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General
Japan 


Although Western-style dress has been popular in Japan since the late 19th century among men, and since the 1920’s among women, the traditional kimono has by no means disappeared. Its form and use have been refined to play an appropriate role in Japan’s modern life.

The kimono assumed its present form during the Edo period (1603-1867). designers have tried to modernize its style over the last decade or two because the Japanese have found that in everyday life, whether in office or factory, shopping or teaching, the kimono is not as practical as and more cumbersome than Western-style dress, which is less restrictive in movement and easier to take care of.

There are many varieties of kimono: the long-sleeved, gorgeous kinds worn by geisha or young girls, the formal kimono stamped with the wearer’s family crest and worn on ceremonial occations; kimono for men and kimono for children.

A young woman wears a kimono with long sleeves and an Obi, (see below) a wide silk or brocade sash about 12 feet long and 12 inches wide. The Obi is wrapped around the waist, and a little higher so that it covers the ribs, and is tied at the back in a very special fastening kept in place by as many as 15 girdles of brocade, silk or other materials worn around the middle of the obi. As she gets older, her kimono designs become smaller and the colors deeper and richer while the obi is worn lower and made narrower. Obi colors, like the kimono, depend on the age of the wearer.

To complement her kimono, a young woman wears a Nagajuban, a silk kimono which serves as a slip, and Momen-no-juban, a cotton slip. In addition, Haori, a short knee-length kimono, is frequently worn too.

Synthetic fibres have replaced silk for kimonos in an attempt to overcome laundry problems. designers have introduced new fabric designs which can be worn regardless of the age of the wearer. formerly, tradition dictated certain patterns and color to be worn according to the season and one’s age. For example, a young woman would wear red and pink with floral designs in spring, while in summer, her kimono would suggest water. In autumn, she would wear floral designs or chrysanthemums and in winter, especially at holiday time, designs based on pine trees, plum blossoms and bamboo, Japanese goodluck symbols.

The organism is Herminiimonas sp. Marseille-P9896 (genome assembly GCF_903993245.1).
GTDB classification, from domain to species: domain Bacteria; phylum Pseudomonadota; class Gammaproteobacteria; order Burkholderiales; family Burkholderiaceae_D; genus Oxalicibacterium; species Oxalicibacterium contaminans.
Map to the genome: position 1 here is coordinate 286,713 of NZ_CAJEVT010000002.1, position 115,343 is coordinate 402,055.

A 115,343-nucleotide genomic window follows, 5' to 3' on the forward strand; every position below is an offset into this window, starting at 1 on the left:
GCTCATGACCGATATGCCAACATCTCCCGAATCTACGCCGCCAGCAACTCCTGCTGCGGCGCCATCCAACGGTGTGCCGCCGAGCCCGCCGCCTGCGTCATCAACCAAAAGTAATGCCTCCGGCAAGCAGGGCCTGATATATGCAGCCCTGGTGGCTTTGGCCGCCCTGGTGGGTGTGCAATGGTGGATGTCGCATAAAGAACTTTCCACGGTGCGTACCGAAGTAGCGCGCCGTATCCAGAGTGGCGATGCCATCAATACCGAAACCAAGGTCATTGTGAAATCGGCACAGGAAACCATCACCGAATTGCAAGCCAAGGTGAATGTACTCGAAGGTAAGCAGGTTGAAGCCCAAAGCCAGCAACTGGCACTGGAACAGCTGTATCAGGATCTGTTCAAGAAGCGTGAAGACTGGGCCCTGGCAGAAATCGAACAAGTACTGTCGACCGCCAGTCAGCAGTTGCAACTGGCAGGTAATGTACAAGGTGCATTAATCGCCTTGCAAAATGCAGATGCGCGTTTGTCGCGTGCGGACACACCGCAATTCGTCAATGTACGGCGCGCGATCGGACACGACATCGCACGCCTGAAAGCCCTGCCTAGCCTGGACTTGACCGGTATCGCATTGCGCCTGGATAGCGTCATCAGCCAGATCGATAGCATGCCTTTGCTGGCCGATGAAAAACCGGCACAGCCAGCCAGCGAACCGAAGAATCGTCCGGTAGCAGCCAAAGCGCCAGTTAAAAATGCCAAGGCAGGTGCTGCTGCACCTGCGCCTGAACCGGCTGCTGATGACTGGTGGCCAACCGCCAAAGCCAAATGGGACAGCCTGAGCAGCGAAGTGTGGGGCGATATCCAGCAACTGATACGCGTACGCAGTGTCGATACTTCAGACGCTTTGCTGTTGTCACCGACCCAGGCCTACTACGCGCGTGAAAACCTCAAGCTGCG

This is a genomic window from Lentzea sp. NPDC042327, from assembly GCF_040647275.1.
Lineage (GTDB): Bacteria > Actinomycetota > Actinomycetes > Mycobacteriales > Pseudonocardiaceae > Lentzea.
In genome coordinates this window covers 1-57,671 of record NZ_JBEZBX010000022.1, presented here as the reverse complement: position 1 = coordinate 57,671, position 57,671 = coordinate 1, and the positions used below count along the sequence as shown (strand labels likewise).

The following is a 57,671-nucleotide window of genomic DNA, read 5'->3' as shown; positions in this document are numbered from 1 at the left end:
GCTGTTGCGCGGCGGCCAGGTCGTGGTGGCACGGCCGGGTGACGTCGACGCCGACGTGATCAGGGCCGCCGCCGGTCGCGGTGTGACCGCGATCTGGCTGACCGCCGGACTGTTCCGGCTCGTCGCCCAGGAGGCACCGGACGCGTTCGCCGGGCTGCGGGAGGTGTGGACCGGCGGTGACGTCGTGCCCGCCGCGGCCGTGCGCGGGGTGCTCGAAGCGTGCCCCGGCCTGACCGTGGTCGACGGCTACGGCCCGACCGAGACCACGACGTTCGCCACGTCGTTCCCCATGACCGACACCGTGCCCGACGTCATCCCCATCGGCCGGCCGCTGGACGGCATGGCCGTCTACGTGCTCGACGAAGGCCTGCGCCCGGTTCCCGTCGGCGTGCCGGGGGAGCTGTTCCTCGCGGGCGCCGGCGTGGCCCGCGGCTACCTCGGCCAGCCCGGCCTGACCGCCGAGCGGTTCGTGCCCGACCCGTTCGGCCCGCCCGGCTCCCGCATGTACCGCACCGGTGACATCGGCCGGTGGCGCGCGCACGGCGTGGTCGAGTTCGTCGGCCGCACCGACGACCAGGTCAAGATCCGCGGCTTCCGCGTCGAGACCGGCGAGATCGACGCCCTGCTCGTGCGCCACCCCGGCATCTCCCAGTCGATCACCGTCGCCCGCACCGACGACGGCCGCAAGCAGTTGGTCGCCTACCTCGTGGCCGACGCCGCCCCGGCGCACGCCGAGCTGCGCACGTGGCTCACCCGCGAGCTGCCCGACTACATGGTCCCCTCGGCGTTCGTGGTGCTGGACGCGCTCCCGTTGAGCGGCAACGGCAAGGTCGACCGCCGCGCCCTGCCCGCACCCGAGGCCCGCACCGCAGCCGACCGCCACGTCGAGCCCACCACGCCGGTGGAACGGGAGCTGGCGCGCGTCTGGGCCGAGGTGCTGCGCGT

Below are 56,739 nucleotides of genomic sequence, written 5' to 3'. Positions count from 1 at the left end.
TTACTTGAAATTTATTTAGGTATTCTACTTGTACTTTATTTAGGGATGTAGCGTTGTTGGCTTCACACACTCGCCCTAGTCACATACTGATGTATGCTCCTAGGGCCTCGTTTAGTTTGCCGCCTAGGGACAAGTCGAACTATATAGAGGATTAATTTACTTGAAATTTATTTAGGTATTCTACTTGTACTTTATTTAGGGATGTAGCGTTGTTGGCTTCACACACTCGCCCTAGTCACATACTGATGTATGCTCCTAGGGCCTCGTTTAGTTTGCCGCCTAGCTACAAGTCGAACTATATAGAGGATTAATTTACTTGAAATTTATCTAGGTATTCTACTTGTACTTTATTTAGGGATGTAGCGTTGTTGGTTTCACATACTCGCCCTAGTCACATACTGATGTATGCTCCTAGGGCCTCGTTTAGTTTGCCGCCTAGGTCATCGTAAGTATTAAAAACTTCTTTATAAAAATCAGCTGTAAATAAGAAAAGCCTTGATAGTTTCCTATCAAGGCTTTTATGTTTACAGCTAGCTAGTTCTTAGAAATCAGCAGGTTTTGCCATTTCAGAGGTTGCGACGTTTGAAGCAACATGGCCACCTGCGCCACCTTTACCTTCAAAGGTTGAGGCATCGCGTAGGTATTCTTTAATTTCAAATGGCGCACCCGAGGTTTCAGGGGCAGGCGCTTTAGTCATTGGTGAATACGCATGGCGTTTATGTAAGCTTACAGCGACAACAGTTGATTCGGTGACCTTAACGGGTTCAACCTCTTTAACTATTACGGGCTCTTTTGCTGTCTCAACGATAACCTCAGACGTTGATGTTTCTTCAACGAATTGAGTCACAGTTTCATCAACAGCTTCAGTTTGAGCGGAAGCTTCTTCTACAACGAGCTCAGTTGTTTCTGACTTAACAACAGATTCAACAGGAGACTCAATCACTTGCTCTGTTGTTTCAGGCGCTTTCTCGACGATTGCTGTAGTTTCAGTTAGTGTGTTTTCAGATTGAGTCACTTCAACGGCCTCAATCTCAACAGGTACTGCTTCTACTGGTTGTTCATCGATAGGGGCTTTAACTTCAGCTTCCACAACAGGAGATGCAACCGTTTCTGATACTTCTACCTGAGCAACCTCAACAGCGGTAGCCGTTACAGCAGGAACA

At the time of the Meiji Restoration of 1868, men readily adopted the business suit and reserved kimono for home, relaxation and formal wear. A man’s kimono is usually dark-blue, brown, grey or black. The material is silk or handwoven wool for winter and cotton for summer.

The formal attire, consisting of Haori (below)and Hakama, a divided skirt-trouser worn over the kimono, is equivalent to a tuxedo or tails. Today, however, Hakama is generally used only by artists, actors and family patriarchs. The common formal attire of present-day Japanese men is a morning coat and striped trousers.

 

 

The thickly padded over-kimono worn in winter for lounging is called Dotera or Tanzen (left). Japanese men also wear Obi, but usually of a subdued color and sometimes made of soft silk.

 

 

 

The summer season brings out the traditional Yukata, an informal, unlined kimono made of cotton and worn with a narrow sash, which is usually worn to the bath or on summer evenings. Simple in style and construction, it has been the favorite attire for relaxation, but even Yukata are gradually disappearing from the urban scene.

Children’s kimonos have tucks along the shoulders and around the waist, and these tucks are let out from time to time to widen and lengthen the kimono to fit the growing body.

On the feet, Tabi, or Japanese socks with one socket for the big toe, are worn, white for women and black and sometimes white for men(see picture left)

Japanese footwear consists of Zori (see picture below) a thin or thick soled sandal with a V-shaped thong which comes between the big toe and the rest of the foot and so keeps the sandal in place. The wooden sandal with a raised strips across the sole is called Geta. Japanese footwear has been designed so that it is easy to slip off, necessary in the country where footwear is removed before entering a house.

Thick coats with sleeves designed to take the sleeves of the Kimono and Haori are worn in winter. There is also a short jacket called a Happi which is worn primarily by Japanese workmen.

There is a wide variety of patterns in Kimono, but one of the most popular types, the stripe or shima, is one of the most difficult to wear.

The traditional Japanese garment is fashioned entirely from one long piece of cloth and, due to its relative simplicity of design, the kimono can be made in an amazingly short period of time. Actually in the hands of a skilled person, a kimono can be completed in a single day.

 

 
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